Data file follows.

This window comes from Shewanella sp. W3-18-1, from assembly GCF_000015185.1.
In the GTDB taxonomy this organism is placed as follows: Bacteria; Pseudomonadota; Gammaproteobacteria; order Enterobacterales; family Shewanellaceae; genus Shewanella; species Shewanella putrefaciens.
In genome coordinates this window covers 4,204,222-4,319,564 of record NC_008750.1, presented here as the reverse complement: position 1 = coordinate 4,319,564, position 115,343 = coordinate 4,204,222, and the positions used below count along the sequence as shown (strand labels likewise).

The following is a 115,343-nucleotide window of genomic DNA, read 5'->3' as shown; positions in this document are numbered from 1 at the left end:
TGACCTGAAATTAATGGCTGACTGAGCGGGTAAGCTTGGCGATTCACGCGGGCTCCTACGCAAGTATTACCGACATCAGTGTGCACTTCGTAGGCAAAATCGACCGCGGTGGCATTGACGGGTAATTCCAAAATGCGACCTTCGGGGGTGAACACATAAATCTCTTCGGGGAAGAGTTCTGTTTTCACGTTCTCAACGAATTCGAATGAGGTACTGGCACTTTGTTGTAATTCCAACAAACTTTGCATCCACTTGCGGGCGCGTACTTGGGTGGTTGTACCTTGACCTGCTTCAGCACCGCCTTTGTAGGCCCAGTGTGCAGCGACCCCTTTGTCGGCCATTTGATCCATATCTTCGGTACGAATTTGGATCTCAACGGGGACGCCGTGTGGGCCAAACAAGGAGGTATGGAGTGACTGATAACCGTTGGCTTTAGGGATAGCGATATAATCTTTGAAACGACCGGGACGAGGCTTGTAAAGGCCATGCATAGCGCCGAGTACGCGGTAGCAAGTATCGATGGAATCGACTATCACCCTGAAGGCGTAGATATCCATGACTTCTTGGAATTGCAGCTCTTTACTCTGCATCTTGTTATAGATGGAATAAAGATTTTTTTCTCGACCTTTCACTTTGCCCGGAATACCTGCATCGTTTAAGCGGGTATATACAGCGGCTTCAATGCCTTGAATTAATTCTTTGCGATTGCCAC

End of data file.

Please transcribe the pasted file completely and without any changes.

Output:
This window comes from Shewanella sp. W3-18-1, from assembly GCF_000015185.1.
In the GTDB taxonomy this organism is placed as follows: Bacteria; Pseudomonadota; Gammaproteobacteria; order Enterobacterales; family Shewanellaceae; genus Shewanella; species Shewanella putrefaciens.
In genome coordinates this window covers 4,204,222-4,319,564 of record NC_008750.1, presented here as the reverse complement: position 1 = coordinate 4,319,564, position 115,343 = coordinate 4,204,222, and the positions used below count along the sequence as shown (strand labels likewise).

The following is a 115,343-nucleotide window of genomic DNA, read 5'->3' as shown; positions in this document are numbered from 1 at the left end:
TGACCTGAAATTAATGGCTGACTGAGCGGGTAAGCTTGGCGATTCACGCGGGCTCCTACGCAAGTATTACCGACATCAGTGTGCACTTCGTAGGCAAAATCGACCGCGGTGGCATTGACGGGTAATTCCAAAATGCGACCTTCGGGGGTGAACACATAAATCTCTTCGGGGAAGAGTTCTGTTTTCACGTTCTCAACGAATTCGAATGAGGTACTGGCACTTTGTTGTAATTCCAACAAACTTTGCATCCACTTGCGGGCGCGTACTTGGGTGGTTGTACCTTGACCTGCTTCAGCACCGCCTTTGTAGGCCCAGTGTGCAGCGACCCCTTTGTCGGCCATTTGATCCATATCTTCGGTACGAATTTGGATCTCAACGGGGACGCCGTGTGGGCCAAACAAGGAGGTATGGAGTGACTGATAACCGTTGGCTTTAGGGATAGCGATATAATCTTTGAAACGACCGGGACGAGGCTTGTAAAGGCCATGCATAGCGCCGAGTACGCGGTAGCAAGTATCGATGGAATCGACTATCACCCTGAAGGCGTAGATATCCATGACTTCTTGGAATTGCAGCTCTTTACTCTGCATCTTGTTATAGATGGAATAAAGATTTTTTTCTCGACCTTTCACTTTGCCCGGAATACCTGCATCGTTTAAGCGGGTATATACAGCGGCTTCAATGCCTTGAATTAATTCTTTGCGATTGCCAC